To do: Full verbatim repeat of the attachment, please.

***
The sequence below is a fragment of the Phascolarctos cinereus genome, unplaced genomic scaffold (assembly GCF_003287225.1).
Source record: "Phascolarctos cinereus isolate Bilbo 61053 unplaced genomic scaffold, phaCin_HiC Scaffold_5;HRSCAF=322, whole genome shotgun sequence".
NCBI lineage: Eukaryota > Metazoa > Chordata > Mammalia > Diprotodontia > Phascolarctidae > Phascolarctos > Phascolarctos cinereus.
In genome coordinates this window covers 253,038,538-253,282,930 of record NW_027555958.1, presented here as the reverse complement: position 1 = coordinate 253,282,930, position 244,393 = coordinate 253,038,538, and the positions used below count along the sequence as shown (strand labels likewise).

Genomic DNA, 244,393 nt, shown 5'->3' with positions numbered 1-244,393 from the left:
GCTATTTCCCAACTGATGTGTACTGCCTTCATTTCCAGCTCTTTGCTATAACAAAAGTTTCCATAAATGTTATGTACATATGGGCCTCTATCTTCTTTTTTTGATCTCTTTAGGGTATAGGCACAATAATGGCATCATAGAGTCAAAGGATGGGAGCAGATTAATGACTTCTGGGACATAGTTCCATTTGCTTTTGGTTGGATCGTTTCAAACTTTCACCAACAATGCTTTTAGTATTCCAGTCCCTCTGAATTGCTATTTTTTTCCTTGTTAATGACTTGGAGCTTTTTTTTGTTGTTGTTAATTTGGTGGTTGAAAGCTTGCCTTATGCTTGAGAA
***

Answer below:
The sequence below is a fragment of the Phascolarctos cinereus genome, unplaced genomic scaffold (assembly GCF_003287225.1).
Source record: "Phascolarctos cinereus isolate Bilbo 61053 unplaced genomic scaffold, phaCin_HiC Scaffold_5;HRSCAF=322, whole genome shotgun sequence".
NCBI lineage: Eukaryota > Metazoa > Chordata > Mammalia > Diprotodontia > Phascolarctidae > Phascolarctos > Phascolarctos cinereus.
In genome coordinates this window covers 253,038,538-253,282,930 of record NW_027555958.1, presented here as the reverse complement: position 1 = coordinate 253,282,930, position 244,393 = coordinate 253,038,538, and the positions used below count along the sequence as shown (strand labels likewise).

Genomic DNA, 244,393 nt, shown 5'->3' with positions numbered 1-244,393 from the left:
GCTATTTCCCAACTGATGTGTACTGCCTTCATTTCCAGCTCTTTGCTATAACAAAAGTTTCCATAAATGTTATGTACATATGGGCCTCTATCTTCTTTTTTTGATCTCTTTAGGGTATAGGCACAATAATGGCATCATAGAGTCAAAGGATGGGAGCAGATTAATGACTTCTGGGACATAGTTCCATTTGCTTTTGGTTGGATCGTTTCAAACTTTCACCAACAATGCTTTTAGTATTCCAGTCCCTCTGAATTGCTATTTTTTTCCTTGTTAATGACTTGGAGCTTTTTTTTGTTGTTGTTAATTTGGTGGTTGAAAGCTTGCCTTATGCTTGAGAA